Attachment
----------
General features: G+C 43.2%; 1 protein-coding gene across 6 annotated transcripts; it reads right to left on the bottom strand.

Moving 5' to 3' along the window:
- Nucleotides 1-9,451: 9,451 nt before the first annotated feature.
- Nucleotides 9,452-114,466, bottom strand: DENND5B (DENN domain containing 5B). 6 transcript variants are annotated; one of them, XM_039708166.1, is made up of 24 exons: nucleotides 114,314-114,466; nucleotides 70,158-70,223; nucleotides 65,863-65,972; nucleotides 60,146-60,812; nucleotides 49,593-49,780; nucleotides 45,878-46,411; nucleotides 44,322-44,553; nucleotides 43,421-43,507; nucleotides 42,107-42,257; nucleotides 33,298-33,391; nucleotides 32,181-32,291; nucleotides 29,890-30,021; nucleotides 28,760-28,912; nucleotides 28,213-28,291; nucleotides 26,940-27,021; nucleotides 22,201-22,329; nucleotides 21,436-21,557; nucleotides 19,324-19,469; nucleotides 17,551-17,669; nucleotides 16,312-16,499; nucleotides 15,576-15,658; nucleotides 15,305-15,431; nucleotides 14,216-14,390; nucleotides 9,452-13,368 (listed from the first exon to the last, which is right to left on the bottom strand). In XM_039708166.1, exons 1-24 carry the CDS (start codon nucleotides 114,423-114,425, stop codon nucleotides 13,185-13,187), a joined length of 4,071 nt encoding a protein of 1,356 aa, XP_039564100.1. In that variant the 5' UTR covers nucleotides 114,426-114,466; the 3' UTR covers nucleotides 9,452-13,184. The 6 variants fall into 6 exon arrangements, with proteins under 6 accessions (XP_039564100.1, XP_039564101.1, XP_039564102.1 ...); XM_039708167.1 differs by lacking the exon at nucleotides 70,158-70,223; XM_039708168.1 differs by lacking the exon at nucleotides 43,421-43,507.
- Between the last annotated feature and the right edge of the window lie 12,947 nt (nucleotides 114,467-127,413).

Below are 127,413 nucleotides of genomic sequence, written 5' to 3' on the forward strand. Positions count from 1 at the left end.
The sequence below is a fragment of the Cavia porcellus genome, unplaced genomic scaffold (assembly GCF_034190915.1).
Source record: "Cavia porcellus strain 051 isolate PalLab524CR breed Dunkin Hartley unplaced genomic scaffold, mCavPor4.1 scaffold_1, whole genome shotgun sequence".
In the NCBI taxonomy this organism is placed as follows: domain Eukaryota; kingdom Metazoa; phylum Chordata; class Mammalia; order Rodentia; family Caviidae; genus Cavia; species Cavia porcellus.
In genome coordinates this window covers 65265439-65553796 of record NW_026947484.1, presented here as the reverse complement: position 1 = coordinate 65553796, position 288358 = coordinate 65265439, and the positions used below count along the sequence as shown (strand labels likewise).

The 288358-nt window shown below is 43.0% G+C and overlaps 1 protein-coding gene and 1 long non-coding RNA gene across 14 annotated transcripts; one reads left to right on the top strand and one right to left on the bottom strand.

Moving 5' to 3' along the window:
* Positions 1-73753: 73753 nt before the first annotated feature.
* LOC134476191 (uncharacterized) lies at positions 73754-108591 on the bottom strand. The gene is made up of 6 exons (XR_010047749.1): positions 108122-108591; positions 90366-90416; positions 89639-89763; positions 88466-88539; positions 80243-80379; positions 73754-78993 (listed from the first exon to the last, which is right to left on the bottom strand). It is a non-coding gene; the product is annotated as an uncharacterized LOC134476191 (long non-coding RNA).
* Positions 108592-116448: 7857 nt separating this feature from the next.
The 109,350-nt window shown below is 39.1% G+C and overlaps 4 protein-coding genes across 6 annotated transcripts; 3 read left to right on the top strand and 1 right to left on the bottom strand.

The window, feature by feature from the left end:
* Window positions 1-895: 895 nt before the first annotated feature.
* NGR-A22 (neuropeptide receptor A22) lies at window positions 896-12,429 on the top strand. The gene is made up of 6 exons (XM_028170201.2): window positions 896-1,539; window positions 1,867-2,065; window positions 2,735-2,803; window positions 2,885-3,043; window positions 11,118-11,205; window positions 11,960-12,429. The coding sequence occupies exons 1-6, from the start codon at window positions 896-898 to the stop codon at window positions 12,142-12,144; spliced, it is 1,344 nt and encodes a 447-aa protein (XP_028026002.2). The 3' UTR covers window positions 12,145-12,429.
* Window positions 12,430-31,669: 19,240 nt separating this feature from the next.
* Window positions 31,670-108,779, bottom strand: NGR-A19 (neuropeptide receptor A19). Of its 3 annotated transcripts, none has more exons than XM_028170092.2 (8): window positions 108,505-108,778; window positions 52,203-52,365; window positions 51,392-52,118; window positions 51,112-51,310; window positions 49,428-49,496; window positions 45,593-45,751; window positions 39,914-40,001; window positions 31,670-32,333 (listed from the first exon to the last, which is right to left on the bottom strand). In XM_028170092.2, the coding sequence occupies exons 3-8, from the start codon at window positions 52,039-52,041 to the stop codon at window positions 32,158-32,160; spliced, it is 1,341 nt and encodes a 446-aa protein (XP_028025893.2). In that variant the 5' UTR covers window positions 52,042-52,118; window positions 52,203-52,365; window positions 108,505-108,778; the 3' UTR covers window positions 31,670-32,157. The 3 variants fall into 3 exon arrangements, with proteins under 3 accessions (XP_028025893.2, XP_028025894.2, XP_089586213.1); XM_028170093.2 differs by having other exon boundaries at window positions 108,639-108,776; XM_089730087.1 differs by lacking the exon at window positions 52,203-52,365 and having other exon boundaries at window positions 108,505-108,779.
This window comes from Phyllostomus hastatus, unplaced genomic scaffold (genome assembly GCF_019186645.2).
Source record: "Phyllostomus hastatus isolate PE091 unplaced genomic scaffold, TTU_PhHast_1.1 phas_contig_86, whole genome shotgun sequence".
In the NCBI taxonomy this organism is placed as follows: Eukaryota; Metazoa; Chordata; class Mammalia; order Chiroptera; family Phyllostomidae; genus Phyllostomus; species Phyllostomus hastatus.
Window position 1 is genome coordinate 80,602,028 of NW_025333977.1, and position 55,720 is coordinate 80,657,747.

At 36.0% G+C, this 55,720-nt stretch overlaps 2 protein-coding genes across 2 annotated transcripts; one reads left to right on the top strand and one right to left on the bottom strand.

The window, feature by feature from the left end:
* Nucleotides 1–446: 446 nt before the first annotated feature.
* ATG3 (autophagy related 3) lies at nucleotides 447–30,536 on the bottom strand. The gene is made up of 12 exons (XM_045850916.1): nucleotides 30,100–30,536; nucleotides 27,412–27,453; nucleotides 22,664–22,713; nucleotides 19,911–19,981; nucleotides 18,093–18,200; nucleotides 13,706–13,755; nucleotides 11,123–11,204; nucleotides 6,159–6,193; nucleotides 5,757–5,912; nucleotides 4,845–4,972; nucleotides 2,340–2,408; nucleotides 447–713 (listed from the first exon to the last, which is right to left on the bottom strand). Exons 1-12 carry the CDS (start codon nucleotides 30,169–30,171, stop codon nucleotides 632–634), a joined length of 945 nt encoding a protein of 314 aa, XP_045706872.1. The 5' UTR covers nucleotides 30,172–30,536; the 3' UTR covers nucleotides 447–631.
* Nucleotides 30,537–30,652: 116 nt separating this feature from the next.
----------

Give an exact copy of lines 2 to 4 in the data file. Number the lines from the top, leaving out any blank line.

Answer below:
Moving 5' to 3' along the window:
- Nucleotides 1-9,451: 9,451 nt before the first annotated feature.
- Nucleotides 9,452-114,466, bottom strand: DENND5B (DENN domain containing 5B). 6 transcript variants are annotated; one of them, XM_039708166.1, is made up of 24 exons: nucleotides 114,314-114,466; nucleotides 70,158-70,223; nucleotides 65,863-65,972; nucleotides 60,146-60,812; nucleotides 49,593-49,780; nucleotides 45,878-46,411; nucleotides 44,322-44,553; nucleotides 43,421-43,507; nucleotides 42,107-42,257; nucleotides 33,298-33,391; nucleotides 32,181-32,291; nucleotides 29,890-30,021; nucleotides 28,760-28,912; nucleotides 28,213-28,291; nucleotides 26,940-27,021; nucleotides 22,201-22,329; nucleotides 21,436-21,557; nucleotides 19,324-19,469; nucleotides 17,551-17,669; nucleotides 16,312-16,499; nucleotides 15,576-15,658; nucleotides 15,305-15,431; nucleotides 14,216-14,390; nucleotides 9,452-13,368 (listed from the first exon to the last, which is right to left on the bottom strand). In XM_039708166.1, exons 1-24 carry the CDS (start codon nucleotides 114,423-114,425, stop codon nucleotides 13,185-13,187), a joined length of 4,071 nt encoding a protein of 1,356 aa, XP_039564100.1. In that variant the 5' UTR covers nucleotides 114,426-114,466; the 3' UTR covers nucleotides 9,452-13,184. The 6 variants fall into 6 exon arrangements, with proteins under 6 accessions (XP_039564100.1, XP_039564101.1, XP_039564102.1 ...); XM_039708167.1 differs by lacking the exon at nucleotides 70,158-70,223; XM_039708168.1 differs by lacking the exon at nucleotides 43,421-43,507.